The concept was sparked by the notorious COVID-19. Not only has COVID-19 directly killed millions of people globally, but those who suffer from heart disease and go to their doctor on a regular basis to have their hearts checked can no longer do so owing to social distance and rules. COVID-19 immunizations are, of course, growing by the day. Even if coronavirus fades into a type of contemporary flu, our way of life has altered tremendously. And that entails working from a distance. As a result, I noticed a need for a mechanism to correctly self-diagnose patients suffering from cardiac issues remotely, as well as a mechanism for patients to connect with their physicians. FLOW arose as a result of this.
What it does ?
Flow is available as both a smartphone app and a physical device. The actual gadget functions as a digital stethoscope, connecting to the app and transmitting data through Bluetooth.
Our app connects to the stethoscope we made, which then sends data through Bluetooth. This data is then examined by our custom-built Machine Learning Model, which produces a result indicating whether the patient has a regular or irregular heartbeat. When the app analyzes the patient's heartbeat, his records, together with prior recordings, will appear on his site. If the patient has an abnormal heartbeat, the app allows him to share his recording with the Cardiologists. Flow is available as both a smartphone app and a physical device. The actual gadget functions as a digital stethoscope, connecting to the app and transmitting data through Bluetooth. Through a live video call, the doctor may review the heartbeat and confer with the patient. We think that our initiative creates a full FLOW between physicians and patients, resulting in an exceptional user experience.
How we built it 🤔
Hardware: ⛏ The microphone is an electret MAX4466, and the microcontroller is an ESP32, with the microphone connected to the GND and 3v3 pins and the data connected to pin 35. The ESP32 runs on platformIO and uses a unique protocol I devised to deliver data to the sampling through Bluetooth async, ensuring that the sampling occurs at precisely 1kHz. Any conventional stethoscope head should work, and the mechanical framework is a basic 3D printed frame with screws and an airtight mixture of silicone/hot glue. The gadget is powered by a battery bank or a PC through USB.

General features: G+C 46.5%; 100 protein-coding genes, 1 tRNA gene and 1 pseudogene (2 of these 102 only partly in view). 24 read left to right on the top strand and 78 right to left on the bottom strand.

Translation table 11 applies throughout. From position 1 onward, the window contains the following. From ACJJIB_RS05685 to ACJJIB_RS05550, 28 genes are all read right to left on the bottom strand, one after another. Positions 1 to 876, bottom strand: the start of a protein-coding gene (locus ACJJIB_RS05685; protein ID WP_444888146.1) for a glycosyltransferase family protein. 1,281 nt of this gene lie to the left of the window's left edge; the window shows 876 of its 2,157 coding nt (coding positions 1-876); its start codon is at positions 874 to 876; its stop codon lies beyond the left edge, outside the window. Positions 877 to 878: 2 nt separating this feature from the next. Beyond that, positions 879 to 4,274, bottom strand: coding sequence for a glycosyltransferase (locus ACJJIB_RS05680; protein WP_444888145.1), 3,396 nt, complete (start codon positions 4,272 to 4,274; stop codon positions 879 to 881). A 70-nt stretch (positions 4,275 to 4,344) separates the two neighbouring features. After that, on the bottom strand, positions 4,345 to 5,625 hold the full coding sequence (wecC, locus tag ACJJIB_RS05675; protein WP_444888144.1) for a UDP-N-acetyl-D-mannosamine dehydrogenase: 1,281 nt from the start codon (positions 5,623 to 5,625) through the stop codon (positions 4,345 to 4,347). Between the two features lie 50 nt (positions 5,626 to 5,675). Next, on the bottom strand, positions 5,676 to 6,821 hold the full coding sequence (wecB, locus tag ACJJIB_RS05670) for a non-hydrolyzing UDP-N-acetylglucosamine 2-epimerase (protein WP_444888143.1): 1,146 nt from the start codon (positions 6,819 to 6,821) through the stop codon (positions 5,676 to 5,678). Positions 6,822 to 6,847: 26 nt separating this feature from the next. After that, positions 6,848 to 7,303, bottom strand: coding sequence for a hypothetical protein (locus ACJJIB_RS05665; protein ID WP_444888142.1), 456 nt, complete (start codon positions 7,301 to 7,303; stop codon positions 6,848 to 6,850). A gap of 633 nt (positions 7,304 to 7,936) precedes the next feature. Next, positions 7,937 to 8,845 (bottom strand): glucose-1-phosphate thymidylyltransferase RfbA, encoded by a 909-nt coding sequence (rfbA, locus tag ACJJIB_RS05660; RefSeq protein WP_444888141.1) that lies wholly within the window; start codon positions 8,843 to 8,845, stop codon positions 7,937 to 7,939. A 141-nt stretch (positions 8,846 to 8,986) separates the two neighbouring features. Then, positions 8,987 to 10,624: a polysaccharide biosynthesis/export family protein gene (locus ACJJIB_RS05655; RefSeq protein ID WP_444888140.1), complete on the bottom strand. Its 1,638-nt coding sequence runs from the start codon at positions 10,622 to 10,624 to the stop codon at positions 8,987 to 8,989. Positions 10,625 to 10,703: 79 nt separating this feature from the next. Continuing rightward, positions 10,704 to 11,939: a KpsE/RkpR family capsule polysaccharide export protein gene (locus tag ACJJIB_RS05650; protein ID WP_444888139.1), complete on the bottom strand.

Frontend: 🌟 For the UI, we utilized flutter, and for the video call, we utilized webRTC. The software is available for both iOS and Android devices. The software utilizes a plugin to collect signals from any Bluetooth device in its vicinity and then automatically links with the stethoscope we made using regex to detect the Bluetooth device's name. Following that, it sends the message to begin delivering data and saves it in a vector. When the recording timer expires, it transmits an array of bytes to the backend to be converted to.wav format for the algorithm and playback.
Backend:💪 The backend was created in Python Flask, a micro web framework created in Python. We were hosting it on a DigitalOcean server but eventually chose to host it locally on a team member's computer and port forward it. We did this because DigitalOcean was experiencing difficulty resolving dependencies required by the ML algorithm.
Machine Learning: 🤓 We spent an abnormal amount of time reviewing research articles on this topic before developing the machine learning model. From studying biology to building Hidden State Semi-Markov models based on Bayesian Inference and Logistic Regression for heartbeat segmentation. After researching a variety of various ways used in the past to try to solve this sort of problem, we combined the best of each and produced a hybrid. We began by preparing the data to denoise it using a bandpass filter, normalize it, and downsample it. Then, to limit the number of superfluous features and speed up training, we represented each audio file as a collection of 13 Mel-frequency cepstral coefficients. We attempted to utilize HSMMs to segment the data into exactly 5 heartbeat cycles, each consisting of one S1 and one S2 beat, but we were unable to train the HSMM to a high enough level in the little time we had. Instead, we chose to divide the data into 5 seconds of heartbeat sound recordings and use their MFCCs to create a dataset. Then, for the binary classification task of an irregular or normal heartbeat, we trained a stacked, two-layered, bidirectional LSTM followed by a tiny dense network with a final sigmoid activation function. To overcome concerns when the model would cease learning, we employed learning rate schedulers, various callbacks to store the model as it advanced, early halting, batch normalization, dropout, and a number of other ways.
Challenges we ran into 😬